Linked by Thom Holwerda on Thu 8th Nov 2012 12:52 UTC
Hardware, Embedded Systems Something truly interesting is currently happening in the PC space. Ask any random internet commenter how the PC market is doing, and I'm pretty sure you're going to get something along the lines of 'everybody but Apple is failing'. Turns out this isn't the case - Lenovo has just become the world's largest PC and laptop vendor, after three years of steady growth in sales and profits. "During the second fiscal quarter, Lenovo's worldwide PC shipments grew 10.3 percent, in a difficult market that was down eight percent year-over-year, the 14th quarter in a row that the company has grown faster than the PC industry as a whole. In this challenging environment, Lenovo achieved its highest-ever worldwide market share of 15.6 percent, gaining share points in every geography, every product category in which it competes, and in every respective customer segment." Very impressive.
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RE[2]: Keeping true
by StephenBeDoper on Fri 9th Nov 2012 02:40 UTC in reply to "RE: Keeping true"
StephenBeDoper
Member since:
2005-07-06

I have nothing but love for both my Lenovo ThinkCentre workstation at the part time job, and my fiancée's IdeaPad laptop. The design and "fit and finish" are top-notch, and they are competitively priced.


Yeah, Lenovo's business class gear* is great - or, depending on how you look at it, they haven't managed to screw up the already-great designs they bought from IBM. I've been using a Thinkcentre as my desktop PC (one of the "pizza box" models) for about 2 years now, and I'm genuinely surprised that there isn't the same kind of geek-reverence for them that there is for Thinkpads.

They're fairly small, very quiet, relatively expandable (most have at least 1 PCI slot, many also have a PCIe slot), incredibly easy to service (replacing the PSU is about the only thing that needs a screwdriver), and built like damn tanks. In many ways, the pizza box Thinkcentres remmind of the old Sparc 20 - not just because of the similar form factor, but because there was obviously significant effort put into making maintenance work as simple as possible.

It's funny, my workstation has unintentionally turned into a shrine to things that IBM used to make: Unicomp Model M clone connected to a Thinkcentre, which has a Thinkpad sitting on top of it.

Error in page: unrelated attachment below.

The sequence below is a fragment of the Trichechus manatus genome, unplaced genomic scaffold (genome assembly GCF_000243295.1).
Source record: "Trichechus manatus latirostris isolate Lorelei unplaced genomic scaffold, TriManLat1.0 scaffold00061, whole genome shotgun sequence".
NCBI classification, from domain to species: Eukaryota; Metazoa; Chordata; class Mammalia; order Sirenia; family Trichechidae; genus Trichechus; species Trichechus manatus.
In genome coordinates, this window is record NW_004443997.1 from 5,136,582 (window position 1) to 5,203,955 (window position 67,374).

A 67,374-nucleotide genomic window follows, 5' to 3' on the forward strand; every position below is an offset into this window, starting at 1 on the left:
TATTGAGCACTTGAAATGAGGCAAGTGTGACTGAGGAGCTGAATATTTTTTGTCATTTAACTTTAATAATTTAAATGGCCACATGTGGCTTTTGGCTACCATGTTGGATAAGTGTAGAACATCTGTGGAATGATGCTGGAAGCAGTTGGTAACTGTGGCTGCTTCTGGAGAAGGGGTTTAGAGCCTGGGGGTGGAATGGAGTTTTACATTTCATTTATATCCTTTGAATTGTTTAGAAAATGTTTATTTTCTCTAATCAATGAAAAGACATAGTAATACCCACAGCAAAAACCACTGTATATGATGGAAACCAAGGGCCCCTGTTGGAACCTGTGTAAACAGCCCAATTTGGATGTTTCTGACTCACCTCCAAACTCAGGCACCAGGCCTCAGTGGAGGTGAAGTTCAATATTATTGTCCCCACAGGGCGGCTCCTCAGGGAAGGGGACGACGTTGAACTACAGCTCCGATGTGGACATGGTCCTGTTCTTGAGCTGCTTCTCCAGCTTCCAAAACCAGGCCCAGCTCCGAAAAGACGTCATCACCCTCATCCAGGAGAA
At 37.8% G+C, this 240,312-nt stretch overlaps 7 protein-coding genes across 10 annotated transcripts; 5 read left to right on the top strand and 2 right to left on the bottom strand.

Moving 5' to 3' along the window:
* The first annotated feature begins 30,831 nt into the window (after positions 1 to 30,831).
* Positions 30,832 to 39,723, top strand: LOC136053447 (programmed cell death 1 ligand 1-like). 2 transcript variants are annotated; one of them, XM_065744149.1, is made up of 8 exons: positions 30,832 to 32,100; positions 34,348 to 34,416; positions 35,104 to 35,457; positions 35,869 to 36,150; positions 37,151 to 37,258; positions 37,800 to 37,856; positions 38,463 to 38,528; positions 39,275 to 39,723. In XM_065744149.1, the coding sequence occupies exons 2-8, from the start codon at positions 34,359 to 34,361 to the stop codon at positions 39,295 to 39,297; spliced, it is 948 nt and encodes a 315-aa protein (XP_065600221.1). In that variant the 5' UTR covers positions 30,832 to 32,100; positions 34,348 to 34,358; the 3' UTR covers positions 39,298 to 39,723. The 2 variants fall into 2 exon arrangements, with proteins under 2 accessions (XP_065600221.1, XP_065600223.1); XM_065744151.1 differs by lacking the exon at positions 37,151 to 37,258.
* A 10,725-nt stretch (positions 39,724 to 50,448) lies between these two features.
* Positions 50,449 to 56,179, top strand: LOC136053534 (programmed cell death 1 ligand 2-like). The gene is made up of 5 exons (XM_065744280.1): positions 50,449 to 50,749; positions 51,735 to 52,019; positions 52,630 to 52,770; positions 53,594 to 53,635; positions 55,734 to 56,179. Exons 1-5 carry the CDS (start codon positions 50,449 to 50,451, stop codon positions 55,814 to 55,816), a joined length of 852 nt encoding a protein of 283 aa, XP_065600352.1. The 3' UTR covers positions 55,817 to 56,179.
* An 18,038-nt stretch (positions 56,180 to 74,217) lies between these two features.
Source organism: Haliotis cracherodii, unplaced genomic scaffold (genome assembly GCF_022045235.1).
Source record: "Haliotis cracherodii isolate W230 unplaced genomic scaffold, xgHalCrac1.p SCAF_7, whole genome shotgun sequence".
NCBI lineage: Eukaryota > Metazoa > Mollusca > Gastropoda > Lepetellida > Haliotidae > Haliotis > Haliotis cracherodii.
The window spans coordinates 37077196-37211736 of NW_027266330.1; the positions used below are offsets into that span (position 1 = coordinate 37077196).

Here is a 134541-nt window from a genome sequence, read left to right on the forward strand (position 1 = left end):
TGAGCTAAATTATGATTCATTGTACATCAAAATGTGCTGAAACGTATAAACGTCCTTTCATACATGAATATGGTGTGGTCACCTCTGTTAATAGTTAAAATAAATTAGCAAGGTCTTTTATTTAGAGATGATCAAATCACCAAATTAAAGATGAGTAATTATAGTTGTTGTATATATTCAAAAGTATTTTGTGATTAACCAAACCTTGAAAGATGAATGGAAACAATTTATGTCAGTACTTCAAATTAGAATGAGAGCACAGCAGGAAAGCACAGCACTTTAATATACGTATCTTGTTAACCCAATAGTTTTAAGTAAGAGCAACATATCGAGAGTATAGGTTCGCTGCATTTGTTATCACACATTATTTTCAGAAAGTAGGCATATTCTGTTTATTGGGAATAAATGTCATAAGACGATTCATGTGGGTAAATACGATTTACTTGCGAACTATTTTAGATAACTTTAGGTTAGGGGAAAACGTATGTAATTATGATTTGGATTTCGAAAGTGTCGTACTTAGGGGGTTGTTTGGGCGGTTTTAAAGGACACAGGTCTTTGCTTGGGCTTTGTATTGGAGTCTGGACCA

*I've been decidedly-unimpressed with everything I've used from Lenovo that didn't have "Think" prefixed to its name. Same cheap crap you get from Dell, HP, Acer, et al.

Reply Parent Score: 2

RE[3]: Keeping true
by zima on Sat 10th Nov 2012 02:35 in reply to "RE[2]: Keeping true"
zima Member since:
2005-07-06

It's funny, my workstation has unintentionally turned into a shrine to things that IBM used to make: Unicomp Model M clone connected to a Thinkcentre, which has a Thinkpad sitting on top of it.
*I've been decidedly-unimpressed with everything I've used from Lenovo that didn't have "Think" prefixed to its name. Same cheap crap you get from Dell, HP, Acer, et al.

I propose you run on that shrine the Hercules emulator, in the background, ~idling; though serving some files or smth would be even better ;) )

(hm, and over here consumer Lenovo laptops seem one of the nicer ones, with great value; they are really what's responsible for most of the growth)

PS. Oh my, and it took me whole 5 minutes to realise I forgot about OS/2. ;p
Too bad IBM Simon is non-functional in present mobile networks...

Edited 2012-11-10 02:42 UTC

Reply Parent Score: 2

RE[3]: Keeping true
by lucas_maximus on Sat 10th Nov 2012 17:13 in reply to "RE[2]: Keeping true"
lucas_maximus Member since:
2009-08-18

To be fair, Dell's Latitude range has always been pretty solid.

But their consumer stuff has always been shit.

Edited 2012-11-10 17:14 UTC

Reply Parent Score: 2

RE[4]: Keeping true
by StephenBeDoper on Sun 11th Nov 2012 18:33 in reply to "RE[3]: Keeping true"
StephenBeDoper Member since:
2005-07-06

To be fair, Dell's Latitude range has always been pretty solid.

But their consumer stuff has always been shit.


I was just talking about the consumer-class machines (I should have been clearer about that), I haven't really dealt with their business-class stuff. Their consumer-class desktops are some of my least-favourite machines to do service work on - things that should be simple always turn into a puzzle (like figuring out how to take the case off, or remove a drive).

They do make nice servers though, at least the 2 or 3 models that I've worked on.

Reply Parent Score: 2